Recently I was introduced to someone through business and we had a call to talk about potential synergies and collaboration. We then met up a few weeks later in person to go for a walk and talk about collaboration, but somehow never seemed to get around to anything too specific. A few weeks after that, a similar meet up to walk and talk, and again only loosely moved towards collaboration.
There is definitely a theme there of “feels like we might find something to collaborate on”, yet beyond that when we have met there has been no agenda other than to walk, talk and see what emerges from conversation.
One thing we did ponder from these walks, though, was the value of being without agenda, simply seeing what emerges from being completely unplanned. Put another way, having zero “planned utility”.
You see, my new friend is highly qualified in numerous fields including psychology, and I’ve a fascination with economics and leadership, so we both find common interests in human behaviour. We therefore talked about being “utilitarian” and the value of being the opposite, of taking time, energy and focus to simply #flow.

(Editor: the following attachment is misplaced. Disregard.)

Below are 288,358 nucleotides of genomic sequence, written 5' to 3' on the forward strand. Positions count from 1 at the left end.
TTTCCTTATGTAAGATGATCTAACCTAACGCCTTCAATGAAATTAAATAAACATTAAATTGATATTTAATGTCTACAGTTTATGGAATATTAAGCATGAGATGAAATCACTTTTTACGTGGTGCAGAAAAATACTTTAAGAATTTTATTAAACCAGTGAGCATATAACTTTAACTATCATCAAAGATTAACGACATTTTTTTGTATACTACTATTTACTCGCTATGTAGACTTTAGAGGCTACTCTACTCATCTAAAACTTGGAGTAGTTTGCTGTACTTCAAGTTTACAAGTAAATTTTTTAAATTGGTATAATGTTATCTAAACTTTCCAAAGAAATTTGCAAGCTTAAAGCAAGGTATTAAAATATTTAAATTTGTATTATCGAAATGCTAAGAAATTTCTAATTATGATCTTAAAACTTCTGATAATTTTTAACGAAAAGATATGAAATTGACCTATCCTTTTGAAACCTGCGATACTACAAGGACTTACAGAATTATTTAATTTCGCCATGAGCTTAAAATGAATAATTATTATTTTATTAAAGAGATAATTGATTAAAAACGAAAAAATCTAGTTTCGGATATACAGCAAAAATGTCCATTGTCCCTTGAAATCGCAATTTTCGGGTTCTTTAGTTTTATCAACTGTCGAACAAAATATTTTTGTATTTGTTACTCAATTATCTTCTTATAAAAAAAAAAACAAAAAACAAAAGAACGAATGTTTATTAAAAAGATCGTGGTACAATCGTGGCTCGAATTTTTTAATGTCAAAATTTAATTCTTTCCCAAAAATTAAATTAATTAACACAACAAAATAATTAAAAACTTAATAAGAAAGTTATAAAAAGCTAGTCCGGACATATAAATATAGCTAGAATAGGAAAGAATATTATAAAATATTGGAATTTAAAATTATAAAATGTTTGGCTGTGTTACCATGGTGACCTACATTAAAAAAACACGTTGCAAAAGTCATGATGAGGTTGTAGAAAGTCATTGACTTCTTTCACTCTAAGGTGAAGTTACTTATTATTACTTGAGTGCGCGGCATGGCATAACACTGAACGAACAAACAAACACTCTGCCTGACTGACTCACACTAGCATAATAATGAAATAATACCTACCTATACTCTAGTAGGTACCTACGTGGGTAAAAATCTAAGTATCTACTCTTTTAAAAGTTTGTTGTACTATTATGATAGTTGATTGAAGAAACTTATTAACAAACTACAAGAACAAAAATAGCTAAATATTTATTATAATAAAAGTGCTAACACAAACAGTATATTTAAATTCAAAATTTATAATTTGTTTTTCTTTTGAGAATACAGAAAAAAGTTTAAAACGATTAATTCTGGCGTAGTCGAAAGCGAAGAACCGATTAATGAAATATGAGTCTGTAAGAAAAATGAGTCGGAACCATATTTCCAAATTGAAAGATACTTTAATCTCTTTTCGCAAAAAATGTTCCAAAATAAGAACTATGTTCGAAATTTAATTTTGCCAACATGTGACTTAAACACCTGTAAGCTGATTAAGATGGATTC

In business and in leadership, we all spend SO much of our time planned out, outcome oriented, structured, with little time to see what flows.
A while ago I wrote “Stop the Busy-ness” and noticed how some leaders use a “five hour rule”, reserving five hours each week for unplanned time.
I certainly found real value in creating unplanned time with a new friend to walk and talk with no “planned utility”.
As I write this, I am contemplating what to do today. The planner in me is saying “organised everything hour by hour”, but I might just leave space to see what emerges. Am I always comfortable being unplanned and unstructured ? No. Is it always the right thing to do ? No. Sometimes we must be planned, structured, have an agenda. Sometimes though, as the drawing above notes, we can get out of our comfort zone, be without agenda. After all, that’s where the magic can happen.